California Pitcher Plant (Darlingtonia californica)

California Pitcher Plant (Darlingtonia californica) - House Plants

California Pitcher Plant (Darlingtonia californica) is a carnivorous plant that grows in bogs and seeps with cold running water. Because it is unable to get the nutrients it needs from the soil, it has developed a way to feed on the insects it traps. It has long, tubular green leaves that have prominent purple-red veins, made more prominent when exposed to bright light. They arch at the top so that the opening faces downward like a hood. Hanging from these hooded tubes are forked leaves that look like serpents’ tongues. The upright hooded tubes, together with the “tongues”, resemble cobras ready to strike, giving this threatening plant another common name, Cobra Lily.

Scientific Name: Darlingtonia californica
Synonyms: Chrysamphora californica
Common Names: California Pitcher Plant, Cobra lily, or Cobra plant.

California Pitcher Plant (Darlingtonia californica) - House Plants

How to care and grow California Pitcher Plant (Darlingtonia californica)?


It requires bright indirect light or filtered sun. Avoid direct sun. Plants grow well under fluorescent lights.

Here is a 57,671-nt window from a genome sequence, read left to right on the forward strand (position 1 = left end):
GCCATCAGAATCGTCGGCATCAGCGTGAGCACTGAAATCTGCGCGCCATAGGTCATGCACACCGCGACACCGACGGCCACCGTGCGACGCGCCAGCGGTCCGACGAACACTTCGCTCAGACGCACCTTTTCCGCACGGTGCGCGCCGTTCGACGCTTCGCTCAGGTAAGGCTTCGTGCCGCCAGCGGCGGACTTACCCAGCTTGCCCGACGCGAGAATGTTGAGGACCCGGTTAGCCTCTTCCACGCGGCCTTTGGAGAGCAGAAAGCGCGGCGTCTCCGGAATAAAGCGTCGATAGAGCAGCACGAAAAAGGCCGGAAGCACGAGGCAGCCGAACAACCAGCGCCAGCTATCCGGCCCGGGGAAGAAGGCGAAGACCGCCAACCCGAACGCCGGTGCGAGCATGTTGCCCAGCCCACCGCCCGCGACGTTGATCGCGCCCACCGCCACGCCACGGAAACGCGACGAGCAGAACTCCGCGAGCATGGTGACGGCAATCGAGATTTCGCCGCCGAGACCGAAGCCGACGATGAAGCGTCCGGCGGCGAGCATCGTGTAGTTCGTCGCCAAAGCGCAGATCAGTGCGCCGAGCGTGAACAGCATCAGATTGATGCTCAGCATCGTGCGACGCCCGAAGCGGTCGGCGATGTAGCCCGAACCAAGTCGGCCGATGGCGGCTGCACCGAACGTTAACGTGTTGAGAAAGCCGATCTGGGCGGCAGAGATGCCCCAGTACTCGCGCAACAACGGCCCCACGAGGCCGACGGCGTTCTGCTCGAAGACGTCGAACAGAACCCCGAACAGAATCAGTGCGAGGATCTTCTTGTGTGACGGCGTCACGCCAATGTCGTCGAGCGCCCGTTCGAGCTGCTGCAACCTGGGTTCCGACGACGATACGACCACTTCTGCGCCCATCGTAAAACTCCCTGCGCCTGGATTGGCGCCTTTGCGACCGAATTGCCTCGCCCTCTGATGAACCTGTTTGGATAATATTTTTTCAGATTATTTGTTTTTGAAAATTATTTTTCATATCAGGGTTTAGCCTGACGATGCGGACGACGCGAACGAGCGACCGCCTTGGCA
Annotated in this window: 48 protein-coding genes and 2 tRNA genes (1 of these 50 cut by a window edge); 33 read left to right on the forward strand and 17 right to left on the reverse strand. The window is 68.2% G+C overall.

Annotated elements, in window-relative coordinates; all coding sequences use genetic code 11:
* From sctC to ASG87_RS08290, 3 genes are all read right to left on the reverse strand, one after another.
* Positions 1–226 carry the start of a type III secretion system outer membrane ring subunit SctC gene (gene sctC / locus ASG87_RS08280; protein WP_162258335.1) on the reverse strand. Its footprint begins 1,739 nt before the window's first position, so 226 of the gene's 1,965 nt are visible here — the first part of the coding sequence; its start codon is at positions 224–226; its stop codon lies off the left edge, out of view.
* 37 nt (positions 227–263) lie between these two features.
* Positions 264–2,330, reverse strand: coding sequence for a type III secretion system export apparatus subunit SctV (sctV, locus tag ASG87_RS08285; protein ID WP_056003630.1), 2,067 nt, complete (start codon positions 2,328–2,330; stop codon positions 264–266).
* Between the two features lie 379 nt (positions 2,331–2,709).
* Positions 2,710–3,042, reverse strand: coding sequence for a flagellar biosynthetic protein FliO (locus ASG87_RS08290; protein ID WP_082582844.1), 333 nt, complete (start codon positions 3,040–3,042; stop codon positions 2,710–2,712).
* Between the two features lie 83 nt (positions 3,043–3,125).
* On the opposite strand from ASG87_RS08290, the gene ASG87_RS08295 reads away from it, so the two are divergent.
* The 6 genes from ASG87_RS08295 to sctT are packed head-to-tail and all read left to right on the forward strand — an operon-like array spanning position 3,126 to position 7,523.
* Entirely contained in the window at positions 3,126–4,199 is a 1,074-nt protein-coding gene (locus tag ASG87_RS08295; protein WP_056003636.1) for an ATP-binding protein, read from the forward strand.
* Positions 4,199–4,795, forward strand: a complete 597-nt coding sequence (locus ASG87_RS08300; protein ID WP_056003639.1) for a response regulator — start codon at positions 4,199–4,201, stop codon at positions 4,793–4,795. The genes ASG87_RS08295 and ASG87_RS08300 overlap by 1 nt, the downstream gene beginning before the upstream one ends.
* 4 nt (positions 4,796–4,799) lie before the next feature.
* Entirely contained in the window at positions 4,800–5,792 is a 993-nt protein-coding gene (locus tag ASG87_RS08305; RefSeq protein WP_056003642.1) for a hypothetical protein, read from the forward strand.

It grows best in a nutrient-poor medium because the rich potting mix will harm its roots. Use a mixture of 1 part peat moss with 1 part perlite or sharp sand.


It thrives well in average room temperatures of 60°F – 75°F / 16°C – 24°C. In winter, a cold dormancy period is needed 40°F – 45°F / 4°C – 7°C.


Keep soil evenly moist year-round. Use only distilled or rainwater because this plant is sensitive to chemicals in tap water. Do not allow the soil to dry out. If leaves become limp, it means that the soil is too dry. Water thoroughly, although the plant may not recover.


It requires moderate to high, at least 40% relative humidity. Mist the plant every day or set the pot on a tray of wet pebbles.


Do not fertilize the plant. It makes its own food through photosynthesis when there are no bugs around.


It can be easily propagated by division. Divide in spring when new growth begins. Also can be grown from seed, but germination is slow.

Last updated on July 23rd, 2021

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